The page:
EU searches for huge penalty in Google antitrust case

Google’s record fine from European Union. Euro competition commissioner Margrethe Vestager said to return result in June.

Google European Union
Credit: Johannes Jansson (cc:by)

Google will be fined €3 billion by the European Union (about $3.4B). Or so say secret sources close to the Euro trading-bloc-cum-federation, which has been investigating the search 'monopoly' since 2009.

[Developing story: Updated 9:29 am PT with more comment, and again to fix misstatement in lede]

Margrethe Vestager is also working on two more antitrust complaints. So search might not be the end of it for la GOOG.

Yes, the great Dane is slowly sinking her teeth into Google's cash pile. Your humble blogwatcher curated these bloggy bits for your entertainment.

In IT Blogwatch, bloggers' heads spin with record fines. Not to mention: ALEKTO

What’s the craic? Christopher Williams brings the bad news for Mountain View—Google faces record-breaking fine:

Google faces a record-breaking fine for monopoly abuse [after] a seven-year investigation of engine. ... The European Commission is aiming [for] a fine in the region of [$3.4 billion] early as next month.

The likely to take account of the fact that Google abused its monopoly...over many years. ... The stakes have been further raised by a new investigation into...Android.

Google will [also] be banned from continuing to manipulate search results. ... Google declined to comment.

Remind us of the background? Steven Musil reports about the reporting of a record EU antitrust fine:

Google may face a record antitrust fine...according to the British newspaper The Sunday Telegraph. ... Google and the European Union have [battled] over search for six years. ... The EU claims that Google has abused its [monopoly by] unfairly prioritizing its shopping services.

Is $3.4 billion a lot? Carly Page turns to the obvious comparison: [You're fired -Ed.]

[It] would overtake the previous record of [$1.5 billion] on chip-maker Intel in 2009. ... Google has long denied [it] harms online competition.

This isn't the only legal issue Google faces in Europe. The EC [also] accuses Google of abusing its dominant pre-installing its own services and apps on Android smartphones.

And that's not all. According to Aoife White, Vestager Considers Third Antitrust Case:

European Union antitrust chief Margrethe Vestager may open a third front... as she studies whether to escalate a probe into [AdWords]. ... "I hope that we can end that or come to a preliminary conclusion," Vestager said.

[It] could affect Google’s revenue stream more than either of the other two probes. ... Most of Google’s $74.5 billion 2015 revenue came from advertising.

And it's not just Europe. Or so say Nancy Scola's Sources:

[The FTC is] asking questions again about whether Google has abused its dominance. ... Senior antitrust officials at the FTC have discussed the matter in recent months...according to sources.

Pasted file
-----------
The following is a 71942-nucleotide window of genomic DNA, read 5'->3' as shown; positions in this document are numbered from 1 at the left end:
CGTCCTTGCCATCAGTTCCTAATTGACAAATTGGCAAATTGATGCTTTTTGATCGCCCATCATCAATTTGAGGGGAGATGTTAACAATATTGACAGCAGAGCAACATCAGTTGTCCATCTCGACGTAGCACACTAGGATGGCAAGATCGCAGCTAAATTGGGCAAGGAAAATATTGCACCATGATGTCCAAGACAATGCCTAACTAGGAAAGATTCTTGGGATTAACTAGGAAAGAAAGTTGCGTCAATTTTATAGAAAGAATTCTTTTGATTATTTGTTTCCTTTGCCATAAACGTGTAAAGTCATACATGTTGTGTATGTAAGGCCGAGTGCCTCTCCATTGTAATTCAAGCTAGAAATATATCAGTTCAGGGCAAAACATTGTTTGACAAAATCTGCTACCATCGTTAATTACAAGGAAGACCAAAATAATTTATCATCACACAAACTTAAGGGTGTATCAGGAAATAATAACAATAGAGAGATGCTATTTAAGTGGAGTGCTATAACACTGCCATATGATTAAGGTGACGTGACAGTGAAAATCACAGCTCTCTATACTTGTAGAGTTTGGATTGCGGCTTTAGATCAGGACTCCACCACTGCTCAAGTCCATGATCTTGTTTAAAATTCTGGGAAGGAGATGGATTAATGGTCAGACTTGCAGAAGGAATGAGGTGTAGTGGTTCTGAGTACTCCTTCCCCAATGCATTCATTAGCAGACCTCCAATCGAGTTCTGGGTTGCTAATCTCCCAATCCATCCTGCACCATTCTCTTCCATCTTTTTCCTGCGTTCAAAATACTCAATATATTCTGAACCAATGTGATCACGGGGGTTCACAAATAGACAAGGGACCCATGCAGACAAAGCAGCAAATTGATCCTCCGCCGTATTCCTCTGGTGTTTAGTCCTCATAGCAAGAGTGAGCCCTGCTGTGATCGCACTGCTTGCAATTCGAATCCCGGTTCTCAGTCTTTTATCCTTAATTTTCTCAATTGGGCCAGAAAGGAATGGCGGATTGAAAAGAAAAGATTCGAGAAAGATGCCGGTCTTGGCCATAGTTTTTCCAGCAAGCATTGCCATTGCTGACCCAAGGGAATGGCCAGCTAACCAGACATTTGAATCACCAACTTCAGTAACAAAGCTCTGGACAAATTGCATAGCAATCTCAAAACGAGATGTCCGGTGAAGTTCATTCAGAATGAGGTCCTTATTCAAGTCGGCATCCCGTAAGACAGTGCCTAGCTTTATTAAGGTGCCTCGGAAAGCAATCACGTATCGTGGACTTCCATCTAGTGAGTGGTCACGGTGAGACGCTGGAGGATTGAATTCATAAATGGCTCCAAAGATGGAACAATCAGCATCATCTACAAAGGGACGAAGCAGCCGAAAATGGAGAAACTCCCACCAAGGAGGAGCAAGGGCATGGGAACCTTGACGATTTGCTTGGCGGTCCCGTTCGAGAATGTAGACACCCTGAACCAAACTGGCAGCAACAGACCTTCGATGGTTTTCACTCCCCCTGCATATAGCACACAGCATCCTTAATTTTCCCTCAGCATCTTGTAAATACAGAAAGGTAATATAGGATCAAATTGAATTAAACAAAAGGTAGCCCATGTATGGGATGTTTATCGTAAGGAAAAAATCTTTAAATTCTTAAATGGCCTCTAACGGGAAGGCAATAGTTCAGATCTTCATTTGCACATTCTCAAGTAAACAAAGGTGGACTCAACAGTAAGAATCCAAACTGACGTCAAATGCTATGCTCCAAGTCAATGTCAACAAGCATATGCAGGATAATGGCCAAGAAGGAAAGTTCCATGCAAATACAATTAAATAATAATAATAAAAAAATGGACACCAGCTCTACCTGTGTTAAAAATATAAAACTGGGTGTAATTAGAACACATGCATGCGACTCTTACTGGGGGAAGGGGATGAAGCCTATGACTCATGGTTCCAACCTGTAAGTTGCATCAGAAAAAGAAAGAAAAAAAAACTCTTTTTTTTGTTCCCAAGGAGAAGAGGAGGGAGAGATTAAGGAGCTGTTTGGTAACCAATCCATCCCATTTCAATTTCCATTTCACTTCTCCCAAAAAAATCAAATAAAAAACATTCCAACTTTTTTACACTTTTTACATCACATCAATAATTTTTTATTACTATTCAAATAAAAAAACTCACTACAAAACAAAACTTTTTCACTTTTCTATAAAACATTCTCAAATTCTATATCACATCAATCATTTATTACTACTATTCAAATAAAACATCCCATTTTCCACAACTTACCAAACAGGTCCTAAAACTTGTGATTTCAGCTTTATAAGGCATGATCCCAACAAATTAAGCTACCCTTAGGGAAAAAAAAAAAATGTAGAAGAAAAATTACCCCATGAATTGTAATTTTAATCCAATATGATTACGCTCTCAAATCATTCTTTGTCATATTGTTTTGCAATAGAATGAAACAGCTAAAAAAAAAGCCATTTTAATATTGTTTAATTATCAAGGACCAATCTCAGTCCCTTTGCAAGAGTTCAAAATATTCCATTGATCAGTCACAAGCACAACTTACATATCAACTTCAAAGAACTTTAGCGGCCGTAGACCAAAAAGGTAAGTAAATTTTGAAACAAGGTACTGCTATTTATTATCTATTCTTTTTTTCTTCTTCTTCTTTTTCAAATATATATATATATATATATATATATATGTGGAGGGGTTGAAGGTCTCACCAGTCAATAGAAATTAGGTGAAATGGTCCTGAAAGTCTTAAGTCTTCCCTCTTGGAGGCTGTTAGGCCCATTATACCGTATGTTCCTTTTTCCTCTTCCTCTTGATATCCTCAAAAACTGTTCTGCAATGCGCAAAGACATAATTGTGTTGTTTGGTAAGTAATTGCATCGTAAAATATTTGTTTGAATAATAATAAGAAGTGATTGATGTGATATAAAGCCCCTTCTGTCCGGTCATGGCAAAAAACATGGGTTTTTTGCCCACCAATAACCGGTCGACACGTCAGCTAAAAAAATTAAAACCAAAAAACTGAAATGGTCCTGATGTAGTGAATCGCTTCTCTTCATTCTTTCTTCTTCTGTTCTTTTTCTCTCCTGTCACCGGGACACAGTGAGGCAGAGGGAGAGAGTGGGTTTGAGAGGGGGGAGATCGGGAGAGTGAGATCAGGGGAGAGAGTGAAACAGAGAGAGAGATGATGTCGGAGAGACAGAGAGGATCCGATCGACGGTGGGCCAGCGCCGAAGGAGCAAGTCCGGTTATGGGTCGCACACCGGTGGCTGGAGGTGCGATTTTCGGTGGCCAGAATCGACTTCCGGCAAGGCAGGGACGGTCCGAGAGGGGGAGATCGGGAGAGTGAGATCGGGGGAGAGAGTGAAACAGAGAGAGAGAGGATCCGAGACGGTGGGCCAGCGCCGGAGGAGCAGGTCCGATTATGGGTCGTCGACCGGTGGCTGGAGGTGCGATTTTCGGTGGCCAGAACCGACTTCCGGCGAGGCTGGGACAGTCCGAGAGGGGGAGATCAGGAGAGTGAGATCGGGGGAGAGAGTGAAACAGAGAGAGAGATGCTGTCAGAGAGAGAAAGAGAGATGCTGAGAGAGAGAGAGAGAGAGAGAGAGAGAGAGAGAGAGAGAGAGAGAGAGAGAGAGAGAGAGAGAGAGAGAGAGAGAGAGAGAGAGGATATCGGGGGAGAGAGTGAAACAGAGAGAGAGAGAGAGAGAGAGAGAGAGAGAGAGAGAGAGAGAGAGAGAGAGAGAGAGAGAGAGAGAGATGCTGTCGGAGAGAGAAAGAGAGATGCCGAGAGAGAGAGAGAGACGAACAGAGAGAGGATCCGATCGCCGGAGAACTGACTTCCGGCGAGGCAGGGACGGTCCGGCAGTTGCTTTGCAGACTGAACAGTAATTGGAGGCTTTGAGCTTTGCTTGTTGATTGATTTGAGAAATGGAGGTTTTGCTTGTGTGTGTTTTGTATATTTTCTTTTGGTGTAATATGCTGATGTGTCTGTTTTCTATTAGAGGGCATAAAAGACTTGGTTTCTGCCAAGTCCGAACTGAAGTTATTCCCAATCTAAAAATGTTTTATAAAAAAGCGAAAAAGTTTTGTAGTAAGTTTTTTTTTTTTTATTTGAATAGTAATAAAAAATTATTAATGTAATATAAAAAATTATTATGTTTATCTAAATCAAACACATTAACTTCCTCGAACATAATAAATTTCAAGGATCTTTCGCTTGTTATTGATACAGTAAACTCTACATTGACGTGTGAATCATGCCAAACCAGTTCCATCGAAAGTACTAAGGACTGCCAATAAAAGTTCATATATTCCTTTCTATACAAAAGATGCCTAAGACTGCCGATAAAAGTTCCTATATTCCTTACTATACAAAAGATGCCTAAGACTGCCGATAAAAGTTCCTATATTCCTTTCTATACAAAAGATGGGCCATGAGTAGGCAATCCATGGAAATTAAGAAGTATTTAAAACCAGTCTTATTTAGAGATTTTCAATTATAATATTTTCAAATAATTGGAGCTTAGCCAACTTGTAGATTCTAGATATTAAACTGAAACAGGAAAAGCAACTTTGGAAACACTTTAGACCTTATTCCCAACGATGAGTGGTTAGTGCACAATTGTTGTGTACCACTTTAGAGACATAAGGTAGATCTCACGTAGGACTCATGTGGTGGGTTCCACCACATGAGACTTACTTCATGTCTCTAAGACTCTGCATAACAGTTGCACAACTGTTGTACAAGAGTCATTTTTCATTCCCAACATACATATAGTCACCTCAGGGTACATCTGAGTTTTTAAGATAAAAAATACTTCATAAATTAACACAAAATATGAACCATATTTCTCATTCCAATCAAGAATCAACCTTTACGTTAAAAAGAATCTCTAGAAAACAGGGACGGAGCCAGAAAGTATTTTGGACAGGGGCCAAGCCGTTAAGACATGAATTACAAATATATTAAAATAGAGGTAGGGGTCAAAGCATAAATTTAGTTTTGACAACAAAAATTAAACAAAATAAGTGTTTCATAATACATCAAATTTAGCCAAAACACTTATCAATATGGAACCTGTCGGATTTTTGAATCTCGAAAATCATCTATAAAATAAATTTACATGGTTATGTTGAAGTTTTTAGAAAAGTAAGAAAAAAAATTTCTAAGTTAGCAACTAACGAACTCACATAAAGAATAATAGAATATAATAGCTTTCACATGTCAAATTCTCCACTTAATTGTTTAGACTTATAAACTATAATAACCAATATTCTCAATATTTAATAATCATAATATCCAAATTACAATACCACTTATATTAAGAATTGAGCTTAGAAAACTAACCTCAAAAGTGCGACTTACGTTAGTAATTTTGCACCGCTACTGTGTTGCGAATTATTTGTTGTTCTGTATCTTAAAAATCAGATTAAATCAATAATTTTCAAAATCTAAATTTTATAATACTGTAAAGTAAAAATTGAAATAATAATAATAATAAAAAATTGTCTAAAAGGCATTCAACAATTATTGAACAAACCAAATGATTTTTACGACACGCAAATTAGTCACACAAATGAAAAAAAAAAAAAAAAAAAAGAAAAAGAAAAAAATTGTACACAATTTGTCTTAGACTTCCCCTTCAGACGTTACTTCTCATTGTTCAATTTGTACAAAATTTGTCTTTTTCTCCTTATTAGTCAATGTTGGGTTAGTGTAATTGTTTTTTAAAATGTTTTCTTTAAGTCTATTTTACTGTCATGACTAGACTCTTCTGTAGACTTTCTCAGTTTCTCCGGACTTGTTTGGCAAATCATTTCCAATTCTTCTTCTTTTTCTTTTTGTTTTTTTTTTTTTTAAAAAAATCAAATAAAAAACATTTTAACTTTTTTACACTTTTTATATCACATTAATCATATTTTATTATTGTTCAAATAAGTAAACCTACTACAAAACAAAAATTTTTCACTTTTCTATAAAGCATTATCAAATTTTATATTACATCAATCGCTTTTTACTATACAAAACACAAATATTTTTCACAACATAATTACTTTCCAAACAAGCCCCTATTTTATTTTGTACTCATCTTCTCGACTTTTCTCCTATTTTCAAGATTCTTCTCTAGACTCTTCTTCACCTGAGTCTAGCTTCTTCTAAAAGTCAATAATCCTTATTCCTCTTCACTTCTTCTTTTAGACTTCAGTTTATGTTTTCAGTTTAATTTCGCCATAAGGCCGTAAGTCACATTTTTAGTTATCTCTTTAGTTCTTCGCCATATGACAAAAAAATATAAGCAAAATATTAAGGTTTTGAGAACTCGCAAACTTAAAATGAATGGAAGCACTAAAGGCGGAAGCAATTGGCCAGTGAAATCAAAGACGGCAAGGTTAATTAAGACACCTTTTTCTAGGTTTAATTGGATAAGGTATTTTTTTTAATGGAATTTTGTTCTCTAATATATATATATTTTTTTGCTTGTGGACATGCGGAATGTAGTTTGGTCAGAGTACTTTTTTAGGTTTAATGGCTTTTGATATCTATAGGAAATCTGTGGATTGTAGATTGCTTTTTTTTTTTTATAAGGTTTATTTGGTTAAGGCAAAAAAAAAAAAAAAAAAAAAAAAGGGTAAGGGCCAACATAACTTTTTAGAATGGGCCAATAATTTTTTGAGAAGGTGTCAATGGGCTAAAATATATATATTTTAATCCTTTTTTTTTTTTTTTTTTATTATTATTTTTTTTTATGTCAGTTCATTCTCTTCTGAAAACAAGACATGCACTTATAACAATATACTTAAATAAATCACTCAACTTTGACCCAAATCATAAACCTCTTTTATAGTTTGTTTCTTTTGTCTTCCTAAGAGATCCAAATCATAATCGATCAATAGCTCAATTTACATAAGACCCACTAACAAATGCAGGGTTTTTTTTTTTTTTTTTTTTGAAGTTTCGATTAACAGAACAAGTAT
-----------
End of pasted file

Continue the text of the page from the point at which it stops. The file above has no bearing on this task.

Critics complain that Google...treat[s] competitors unfairly [saying] that Google [is not] a neutral gateway to information.

Where the agency goes from here is unclear. ... An FTC spokesperson said...“we do not comment on an investigation or the existence of an investigation.”

Update: What we need now is a self-described "thought leader". Scott Cleland is up to his usual schtick-The Trust Ramifications:

The long-term ramifications for Google will be...more serious than most appreciate. ... Google has long maintained it...has done nothing wrong...undergirding the public’s trust in Google. [But] the EU will be ruling...Google is in fact a monopoly that has done wrong.

Google has long fundamentally misrepresented its business model to the public. ... The expected EU ruling will conclude that...what Google be not. Google lied. ... It cuts to the heart of...what it promises to be...and its public claims of neutrality and objectivity.

Essentially, the EU says Google is preventing competition. Windwalker Rangel tweets his disappointment:

bull**** charge since people can choose. ... EU has become a money farm.

Well, €3B can buy a lot of Euro-pork. But People can indeed choose, as silvanet points out:

I can use any browser I want & any search engine as well - monopoly how??? ... Is this a EU thing?

And Finally…

"ALEKTO"—by Michael Mehring & Thomas Kaufmann

You have been reading IT Blogwatch by Richi Jennings, who curates the best bloggy bits, finest forums, and weirdest websites… so you don’t have to. Catch the key commentary from around the Web every morning. Hatemail may be directed to @RiCHi or
Opinions expressed may not represent those of Computerworld. Ask your doctor before reading. Your mileage may vary. E&OE.

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